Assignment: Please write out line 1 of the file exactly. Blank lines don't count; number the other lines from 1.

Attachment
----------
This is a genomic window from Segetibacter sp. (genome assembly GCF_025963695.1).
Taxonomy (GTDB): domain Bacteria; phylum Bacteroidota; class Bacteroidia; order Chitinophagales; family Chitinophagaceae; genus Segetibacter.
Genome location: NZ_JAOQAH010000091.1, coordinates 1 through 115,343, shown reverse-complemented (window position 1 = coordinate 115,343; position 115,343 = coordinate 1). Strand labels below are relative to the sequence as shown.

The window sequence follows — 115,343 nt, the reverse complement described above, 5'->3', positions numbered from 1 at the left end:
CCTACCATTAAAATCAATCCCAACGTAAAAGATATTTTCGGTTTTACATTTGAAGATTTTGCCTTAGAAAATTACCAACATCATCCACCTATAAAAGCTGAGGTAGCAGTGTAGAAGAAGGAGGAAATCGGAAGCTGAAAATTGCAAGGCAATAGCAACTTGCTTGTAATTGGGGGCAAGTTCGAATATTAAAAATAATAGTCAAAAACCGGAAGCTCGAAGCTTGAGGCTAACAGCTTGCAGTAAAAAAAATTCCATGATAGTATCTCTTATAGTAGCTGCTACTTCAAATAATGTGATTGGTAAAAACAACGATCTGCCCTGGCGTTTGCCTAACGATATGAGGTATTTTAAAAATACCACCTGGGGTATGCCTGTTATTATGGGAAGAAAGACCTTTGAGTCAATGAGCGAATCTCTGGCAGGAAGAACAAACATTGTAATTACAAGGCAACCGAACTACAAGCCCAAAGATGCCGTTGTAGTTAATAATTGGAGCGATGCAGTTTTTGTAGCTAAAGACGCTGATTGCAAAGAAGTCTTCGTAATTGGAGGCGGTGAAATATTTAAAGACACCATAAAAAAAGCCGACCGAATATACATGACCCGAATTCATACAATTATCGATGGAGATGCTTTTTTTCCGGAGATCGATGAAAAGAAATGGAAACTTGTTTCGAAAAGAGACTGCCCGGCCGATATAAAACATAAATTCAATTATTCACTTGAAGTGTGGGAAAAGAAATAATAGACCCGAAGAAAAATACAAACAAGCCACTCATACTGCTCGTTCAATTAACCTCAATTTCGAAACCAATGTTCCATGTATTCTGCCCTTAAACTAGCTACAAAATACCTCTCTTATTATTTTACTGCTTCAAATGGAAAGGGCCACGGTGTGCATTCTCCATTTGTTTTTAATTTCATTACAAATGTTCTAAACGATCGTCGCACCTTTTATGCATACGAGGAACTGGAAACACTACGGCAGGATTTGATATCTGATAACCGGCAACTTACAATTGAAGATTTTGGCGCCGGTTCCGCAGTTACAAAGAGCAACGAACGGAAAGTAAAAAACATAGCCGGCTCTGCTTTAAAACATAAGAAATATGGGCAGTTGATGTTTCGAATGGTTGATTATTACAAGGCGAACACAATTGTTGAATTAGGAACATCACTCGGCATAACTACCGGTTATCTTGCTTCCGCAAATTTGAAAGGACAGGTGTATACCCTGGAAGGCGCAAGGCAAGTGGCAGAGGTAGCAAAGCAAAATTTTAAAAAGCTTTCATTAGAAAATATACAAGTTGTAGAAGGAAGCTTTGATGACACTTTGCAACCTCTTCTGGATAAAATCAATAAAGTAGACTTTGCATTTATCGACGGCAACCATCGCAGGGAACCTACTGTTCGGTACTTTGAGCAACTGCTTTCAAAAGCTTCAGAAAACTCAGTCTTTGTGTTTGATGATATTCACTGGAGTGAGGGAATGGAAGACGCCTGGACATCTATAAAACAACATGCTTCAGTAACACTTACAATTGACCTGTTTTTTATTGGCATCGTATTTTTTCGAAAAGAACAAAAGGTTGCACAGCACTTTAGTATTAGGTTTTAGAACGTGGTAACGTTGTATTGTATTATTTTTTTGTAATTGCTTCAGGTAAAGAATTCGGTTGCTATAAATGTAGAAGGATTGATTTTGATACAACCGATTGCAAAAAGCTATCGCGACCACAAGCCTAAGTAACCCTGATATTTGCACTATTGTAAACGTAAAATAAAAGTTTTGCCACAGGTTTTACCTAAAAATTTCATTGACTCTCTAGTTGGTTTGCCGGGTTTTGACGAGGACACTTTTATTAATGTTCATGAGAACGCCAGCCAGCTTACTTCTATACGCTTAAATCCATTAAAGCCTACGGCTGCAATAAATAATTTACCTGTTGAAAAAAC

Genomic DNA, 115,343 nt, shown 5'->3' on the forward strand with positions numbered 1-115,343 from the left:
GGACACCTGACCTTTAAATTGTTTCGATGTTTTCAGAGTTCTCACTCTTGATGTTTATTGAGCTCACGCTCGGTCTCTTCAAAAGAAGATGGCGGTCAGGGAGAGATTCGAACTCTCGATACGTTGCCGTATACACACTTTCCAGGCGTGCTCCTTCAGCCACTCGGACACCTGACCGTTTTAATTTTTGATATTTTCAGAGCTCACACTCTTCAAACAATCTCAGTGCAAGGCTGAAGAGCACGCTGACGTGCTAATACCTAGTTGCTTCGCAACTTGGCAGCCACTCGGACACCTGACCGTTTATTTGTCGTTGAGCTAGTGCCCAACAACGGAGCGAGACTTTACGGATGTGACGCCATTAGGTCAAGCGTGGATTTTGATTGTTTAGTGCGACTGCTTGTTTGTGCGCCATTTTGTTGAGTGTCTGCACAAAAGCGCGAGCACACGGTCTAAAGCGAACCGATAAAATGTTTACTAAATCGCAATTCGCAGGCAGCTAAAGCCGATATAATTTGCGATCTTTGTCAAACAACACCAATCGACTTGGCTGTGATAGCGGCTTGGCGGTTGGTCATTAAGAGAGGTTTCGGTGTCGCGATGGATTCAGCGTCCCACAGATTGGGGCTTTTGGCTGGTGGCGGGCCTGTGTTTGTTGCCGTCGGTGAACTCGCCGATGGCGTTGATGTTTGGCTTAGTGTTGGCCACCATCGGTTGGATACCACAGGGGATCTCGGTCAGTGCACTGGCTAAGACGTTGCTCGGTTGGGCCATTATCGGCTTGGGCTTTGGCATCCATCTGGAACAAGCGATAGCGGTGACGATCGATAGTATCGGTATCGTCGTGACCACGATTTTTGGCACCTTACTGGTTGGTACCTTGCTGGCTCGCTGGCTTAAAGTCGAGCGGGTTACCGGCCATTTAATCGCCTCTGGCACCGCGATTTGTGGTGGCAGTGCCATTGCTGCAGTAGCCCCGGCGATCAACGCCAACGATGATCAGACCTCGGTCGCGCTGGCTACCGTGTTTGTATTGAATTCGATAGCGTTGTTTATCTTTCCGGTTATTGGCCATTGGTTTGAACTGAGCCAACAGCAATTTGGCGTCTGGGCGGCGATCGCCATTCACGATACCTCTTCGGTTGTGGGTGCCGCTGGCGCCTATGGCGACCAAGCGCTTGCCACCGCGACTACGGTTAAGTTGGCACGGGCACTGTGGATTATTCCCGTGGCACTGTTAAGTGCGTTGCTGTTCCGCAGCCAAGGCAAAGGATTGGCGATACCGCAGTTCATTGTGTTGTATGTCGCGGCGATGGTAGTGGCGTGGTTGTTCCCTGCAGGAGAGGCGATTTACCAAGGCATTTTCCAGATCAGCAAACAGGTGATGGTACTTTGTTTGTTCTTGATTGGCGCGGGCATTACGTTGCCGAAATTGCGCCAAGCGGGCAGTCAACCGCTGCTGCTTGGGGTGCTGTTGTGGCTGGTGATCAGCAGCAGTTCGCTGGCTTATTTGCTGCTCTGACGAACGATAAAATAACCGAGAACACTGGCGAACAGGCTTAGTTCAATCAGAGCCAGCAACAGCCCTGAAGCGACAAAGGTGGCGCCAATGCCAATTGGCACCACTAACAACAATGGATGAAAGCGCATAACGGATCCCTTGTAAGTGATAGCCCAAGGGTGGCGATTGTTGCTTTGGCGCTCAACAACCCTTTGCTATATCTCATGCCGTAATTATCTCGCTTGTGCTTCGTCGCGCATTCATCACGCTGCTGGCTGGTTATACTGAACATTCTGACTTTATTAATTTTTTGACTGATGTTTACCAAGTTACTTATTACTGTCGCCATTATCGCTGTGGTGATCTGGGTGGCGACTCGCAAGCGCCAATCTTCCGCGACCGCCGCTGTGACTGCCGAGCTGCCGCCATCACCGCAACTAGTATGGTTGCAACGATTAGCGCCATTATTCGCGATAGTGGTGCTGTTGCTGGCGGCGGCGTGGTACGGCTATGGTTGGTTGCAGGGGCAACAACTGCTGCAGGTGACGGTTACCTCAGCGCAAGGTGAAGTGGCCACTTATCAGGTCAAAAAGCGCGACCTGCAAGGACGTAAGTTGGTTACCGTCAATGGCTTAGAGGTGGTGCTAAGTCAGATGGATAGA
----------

This is a genomic window from Segetibacter sp. (genome assembly GCF_025963695.1).